Exercises and Physical Therapy for Elbow Degenerative Joint Disease

Published: 01st September 2010
Views: N/A

There are many different types of therapists who could be called physical therapists, including physiotherapists, chiropractors, osteopaths, masseurs and some areas of occupational therapy. They all work to try and affect the joints, muscles, tendons and ligaments but have different philosophies and techniques to do this. However they do all have the same aim for patients with elbow degenerative joint disease and that is to restore function by improving mobility and so relieving pain and stiffness.

So their work is all directed at the muscles, tendons and ligaments (the soft tissue) around the elbow joint as there is nothing that can be done for the actual joint itself in elbow degenerative joint disease (unless you count a joint replacement!).

To do this a physical therapist will use different techniques, depending on their profession. Chiropractors, osteopaths and some physiotherapists use manipulation where they 'crack' the elbow, stretching the soft tissue around it and so improving mobility. Many physiotherapists and occupational therapists and some chiropractors and osteopaths, give exercise programmes, including stretching to improve mobility and strengthening to improve the structure of the soft tissue around the elbow and so support the joint better. This is vital to the long term stability of the elbow degenerative joint disease sufferer.

I have worked with many different types of therapists over the years and what type you go to and what works for you is very much up to the individual. At my clinic some elbow degenerative joint disease patients did better with a Chiropractor who 'cracked' them and did massage, others with the physiotherapist who would use mobilization and massage and others were better with just the masseur who obviously used massage only. All were given an exercise programme no matter who they saw.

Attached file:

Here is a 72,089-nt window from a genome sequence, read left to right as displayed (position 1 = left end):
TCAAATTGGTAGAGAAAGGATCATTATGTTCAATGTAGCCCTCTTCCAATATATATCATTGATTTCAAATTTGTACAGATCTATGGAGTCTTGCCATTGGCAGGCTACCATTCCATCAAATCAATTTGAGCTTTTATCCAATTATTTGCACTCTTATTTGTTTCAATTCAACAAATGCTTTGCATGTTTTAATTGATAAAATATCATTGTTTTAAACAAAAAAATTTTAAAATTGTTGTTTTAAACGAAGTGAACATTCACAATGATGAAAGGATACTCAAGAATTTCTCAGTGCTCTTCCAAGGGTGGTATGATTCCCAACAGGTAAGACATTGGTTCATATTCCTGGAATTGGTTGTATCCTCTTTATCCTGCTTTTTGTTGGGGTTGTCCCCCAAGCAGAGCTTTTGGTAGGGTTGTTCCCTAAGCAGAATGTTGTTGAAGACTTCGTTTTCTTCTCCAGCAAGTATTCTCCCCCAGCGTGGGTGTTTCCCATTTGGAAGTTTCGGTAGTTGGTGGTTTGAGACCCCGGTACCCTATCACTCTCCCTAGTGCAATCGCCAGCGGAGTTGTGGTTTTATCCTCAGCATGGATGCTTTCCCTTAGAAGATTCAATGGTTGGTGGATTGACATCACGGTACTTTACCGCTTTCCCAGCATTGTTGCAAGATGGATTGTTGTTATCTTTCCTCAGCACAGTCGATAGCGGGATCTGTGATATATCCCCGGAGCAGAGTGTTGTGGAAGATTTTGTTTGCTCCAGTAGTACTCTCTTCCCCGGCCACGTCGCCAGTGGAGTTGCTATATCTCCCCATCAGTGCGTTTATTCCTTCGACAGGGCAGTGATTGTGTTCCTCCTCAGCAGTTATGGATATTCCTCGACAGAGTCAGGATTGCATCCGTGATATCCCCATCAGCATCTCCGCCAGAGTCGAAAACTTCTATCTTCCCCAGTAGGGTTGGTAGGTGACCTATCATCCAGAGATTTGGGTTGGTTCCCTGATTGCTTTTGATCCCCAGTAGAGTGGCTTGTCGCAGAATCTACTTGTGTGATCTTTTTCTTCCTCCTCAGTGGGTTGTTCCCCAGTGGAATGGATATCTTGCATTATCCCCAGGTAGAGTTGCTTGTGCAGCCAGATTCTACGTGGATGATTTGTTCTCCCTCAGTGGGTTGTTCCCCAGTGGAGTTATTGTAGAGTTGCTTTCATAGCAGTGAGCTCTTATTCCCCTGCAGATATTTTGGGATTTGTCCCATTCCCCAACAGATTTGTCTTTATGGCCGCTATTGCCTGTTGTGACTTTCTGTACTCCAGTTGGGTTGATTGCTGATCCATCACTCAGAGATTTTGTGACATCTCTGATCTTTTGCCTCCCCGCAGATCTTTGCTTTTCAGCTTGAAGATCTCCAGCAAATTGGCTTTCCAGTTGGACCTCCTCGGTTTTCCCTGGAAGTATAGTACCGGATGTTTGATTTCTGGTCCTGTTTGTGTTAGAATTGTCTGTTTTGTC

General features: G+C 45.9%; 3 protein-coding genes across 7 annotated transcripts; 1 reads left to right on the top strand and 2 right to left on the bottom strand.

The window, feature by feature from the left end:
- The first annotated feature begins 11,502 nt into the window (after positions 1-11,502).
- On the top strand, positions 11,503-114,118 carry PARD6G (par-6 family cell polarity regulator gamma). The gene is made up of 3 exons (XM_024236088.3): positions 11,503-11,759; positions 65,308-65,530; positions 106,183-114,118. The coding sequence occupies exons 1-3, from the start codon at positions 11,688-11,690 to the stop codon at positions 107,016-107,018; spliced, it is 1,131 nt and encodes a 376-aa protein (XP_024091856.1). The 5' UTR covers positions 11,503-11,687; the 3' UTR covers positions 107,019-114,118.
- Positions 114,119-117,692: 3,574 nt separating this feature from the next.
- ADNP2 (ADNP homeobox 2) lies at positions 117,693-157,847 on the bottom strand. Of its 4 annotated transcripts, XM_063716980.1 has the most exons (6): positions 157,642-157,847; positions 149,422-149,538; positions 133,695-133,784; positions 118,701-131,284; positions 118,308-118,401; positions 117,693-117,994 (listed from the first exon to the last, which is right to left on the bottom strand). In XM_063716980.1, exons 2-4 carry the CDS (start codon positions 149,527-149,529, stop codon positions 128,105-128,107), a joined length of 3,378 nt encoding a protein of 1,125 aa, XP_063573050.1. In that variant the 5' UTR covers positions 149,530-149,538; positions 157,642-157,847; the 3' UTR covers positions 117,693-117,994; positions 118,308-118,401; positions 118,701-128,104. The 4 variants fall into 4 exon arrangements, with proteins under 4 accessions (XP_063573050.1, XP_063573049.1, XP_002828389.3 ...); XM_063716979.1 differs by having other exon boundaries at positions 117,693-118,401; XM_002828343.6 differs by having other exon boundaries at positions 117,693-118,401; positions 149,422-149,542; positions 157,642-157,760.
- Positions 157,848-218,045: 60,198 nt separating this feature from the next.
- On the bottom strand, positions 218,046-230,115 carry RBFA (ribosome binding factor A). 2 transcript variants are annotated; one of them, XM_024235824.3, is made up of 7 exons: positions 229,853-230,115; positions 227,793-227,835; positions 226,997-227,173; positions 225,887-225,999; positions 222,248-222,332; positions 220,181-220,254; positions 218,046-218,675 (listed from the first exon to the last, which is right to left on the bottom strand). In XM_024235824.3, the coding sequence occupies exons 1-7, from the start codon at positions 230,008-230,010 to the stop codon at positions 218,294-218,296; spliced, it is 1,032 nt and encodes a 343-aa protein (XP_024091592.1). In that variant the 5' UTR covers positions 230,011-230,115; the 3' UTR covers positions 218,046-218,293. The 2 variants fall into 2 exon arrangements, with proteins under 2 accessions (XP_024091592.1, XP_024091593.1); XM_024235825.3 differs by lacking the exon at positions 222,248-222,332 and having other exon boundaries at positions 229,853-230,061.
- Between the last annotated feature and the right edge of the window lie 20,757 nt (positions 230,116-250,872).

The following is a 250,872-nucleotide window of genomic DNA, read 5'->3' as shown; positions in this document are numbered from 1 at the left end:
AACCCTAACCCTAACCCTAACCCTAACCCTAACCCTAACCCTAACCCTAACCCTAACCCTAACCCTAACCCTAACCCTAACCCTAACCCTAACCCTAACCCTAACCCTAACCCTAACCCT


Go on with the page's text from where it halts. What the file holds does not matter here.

This is what I recommend. You do need to do these three types of exercises.

1. Stretching- to increase the length of the muscles again and improve flexibility.

2. Isometric strengthening- these are exercises that strengthen the muscle but don't move the joint and irritate your worn joint surface.

3. Isotonic strengthening- these are exercises that strengthen the muscle by moving the joint as you progress.

If you visit a therapist with elbow degenerative joint disease they should also do some massage as well or electrical therapy such as Interferential or TENS. Being a Chiropractor (Chiro means 'by hand') I still believe doing the work by hand is better. Why? Because a good therapist will be able to feel exactly which soft tissues are being affected and work exactly on the bad bit. They should also all give an exercise programme tailored to your individual needs.

How each exercise is done and how many repetitions you do will depend on the level of you have and the type of therapist you visit.

N.B. Do not be tempted to just get a few exercises off You Tube or a catch all exercise DVD as the programme needs to be set for YOUR level of elbow degenerative joint disease and a programme should build up and then drop back to a maintenance level which most of those don't.


The main problem is that exercises are not a cure and must be done for life. Once you have your elbow degenerative joint disease reasonably controlled you can usually do them about three times per week to keep your condition maintained.

If I had a patient who moaned about that they usually got told that if they could not find 20 minutes three times a week then they can't really be in much pain. All my programmes could be done at home with no special equipment so there were no excuses!

Really there should be very little problems with a physical therapy programme as long as you are doing a programme that is designed for elbow degenerative joint disease sufferers and for your level of DJD.

Anyway the long and the short of it is that if you have elbow degenerative joint disease you must do some type of physical therapy programme to keep your joint moving and to strengthen the soft tissue in order to support your elbow joint.

Report this article Ask About This Article

More to Explore